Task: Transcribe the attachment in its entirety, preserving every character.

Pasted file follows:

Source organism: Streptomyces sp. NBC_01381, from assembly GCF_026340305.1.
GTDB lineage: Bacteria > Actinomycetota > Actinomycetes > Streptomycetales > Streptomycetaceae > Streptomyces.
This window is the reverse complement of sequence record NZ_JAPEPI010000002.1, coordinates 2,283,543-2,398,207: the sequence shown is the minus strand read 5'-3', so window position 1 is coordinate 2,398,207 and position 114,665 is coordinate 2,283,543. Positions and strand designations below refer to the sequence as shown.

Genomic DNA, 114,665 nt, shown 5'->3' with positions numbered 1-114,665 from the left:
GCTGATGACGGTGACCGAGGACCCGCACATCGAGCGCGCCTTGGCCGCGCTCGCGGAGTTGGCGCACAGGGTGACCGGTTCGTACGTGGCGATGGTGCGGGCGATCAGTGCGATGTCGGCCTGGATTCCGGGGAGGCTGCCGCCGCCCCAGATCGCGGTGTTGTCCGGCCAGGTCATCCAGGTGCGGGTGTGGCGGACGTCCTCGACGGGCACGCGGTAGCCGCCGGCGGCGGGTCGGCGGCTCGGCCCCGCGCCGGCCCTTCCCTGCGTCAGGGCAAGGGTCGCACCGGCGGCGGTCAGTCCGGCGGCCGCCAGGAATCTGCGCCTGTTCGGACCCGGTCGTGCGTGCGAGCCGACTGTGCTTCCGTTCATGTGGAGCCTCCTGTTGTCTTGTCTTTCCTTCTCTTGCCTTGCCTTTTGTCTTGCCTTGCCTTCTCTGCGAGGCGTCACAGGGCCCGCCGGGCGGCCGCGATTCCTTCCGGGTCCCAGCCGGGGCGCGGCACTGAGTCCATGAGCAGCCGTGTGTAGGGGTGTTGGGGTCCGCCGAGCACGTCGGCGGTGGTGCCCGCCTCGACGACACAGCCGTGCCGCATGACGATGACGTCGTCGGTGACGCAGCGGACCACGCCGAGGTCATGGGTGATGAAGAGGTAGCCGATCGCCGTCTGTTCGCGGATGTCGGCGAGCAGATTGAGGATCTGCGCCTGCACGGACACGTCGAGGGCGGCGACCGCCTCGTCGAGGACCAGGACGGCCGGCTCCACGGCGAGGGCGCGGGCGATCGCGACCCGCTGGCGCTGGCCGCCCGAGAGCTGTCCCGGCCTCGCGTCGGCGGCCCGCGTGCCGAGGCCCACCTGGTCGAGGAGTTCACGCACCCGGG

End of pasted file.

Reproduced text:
Source organism: Streptomyces sp. NBC_01381, from assembly GCF_026340305.1.
GTDB lineage: Bacteria > Actinomycetota > Actinomycetes > Streptomycetales > Streptomycetaceae > Streptomyces.
This window is the reverse complement of sequence record NZ_JAPEPI010000002.1, coordinates 2,283,543-2,398,207: the sequence shown is the minus strand read 5'-3', so window position 1 is coordinate 2,398,207 and position 114,665 is coordinate 2,283,543. Positions and strand designations below refer to the sequence as shown.

Genomic DNA, 114,665 nt, shown 5'->3' with positions numbered 1-114,665 from the left:
GCTGATGACGGTGACCGAGGACCCGCACATCGAGCGCGCCTTGGCCGCGCTCGCGGAGTTGGCGCACAGGGTGACCGGTTCGTACGTGGCGATGGTGCGGGCGATCAGTGCGATGTCGGCCTGGATTCCGGGGAGGCTGCCGCCGCCCCAGATCGCGGTGTTGTCCGGCCAGGTCATCCAGGTGCGGGTGTGGCGGACGTCCTCGACGGGCACGCGGTAGCCGCCGGCGGCGGGTCGGCGGCTCGGCCCCGCGCCGGCCCTTCCCTGCGTCAGGGCAAGGGTCGCACCGGCGGCGGTCAGTCCGGCGGCCGCCAGGAATCTGCGCCTGTTCGGACCCGGTCGTGCGTGCGAGCCGACTGTGCTTCCGTTCATGTGGAGCCTCCTGTTGTCTTGTCTTTCCTTCTCTTGCCTTGCCTTTTGTCTTGCCTTGCCTTCTCTGCGAGGCGTCACAGGGCCCGCCGGGCGGCCGCGATTCCTTCCGGGTCCCAGCCGGGGCGCGGCACTGAGTCCATGAGCAGCCGTGTGTAGGGGTGTTGGGGTCCGCCGAGCACGTCGGCGGTGGTGCCCGCCTCGACGACACAGCCGTGCCGCATGACGATGACGTCGTCGGTGACGCAGCGGACCACGCCGAGGTCATGGGTGATGAAGAGGTAGCCGATCGCCGTCTGTTCGCGGATGTCGGCGAGCAGATTGAGGATCTGCGCCTGCACGGACACGTCGAGGGCGGCGACCGCCTCGTCGAGGACCAGGACGGCCGGCTCCACGGCGAGGGCGCGGGCGATCGCGACCCGCTGGCGCTGGCCGCCCGAGAGCTGTCCCGGCCTCGCGTCGGCGGCCCGCGTGCCGAGGCCCACCTGGTCGAGGAGTTCACGCACCCGGG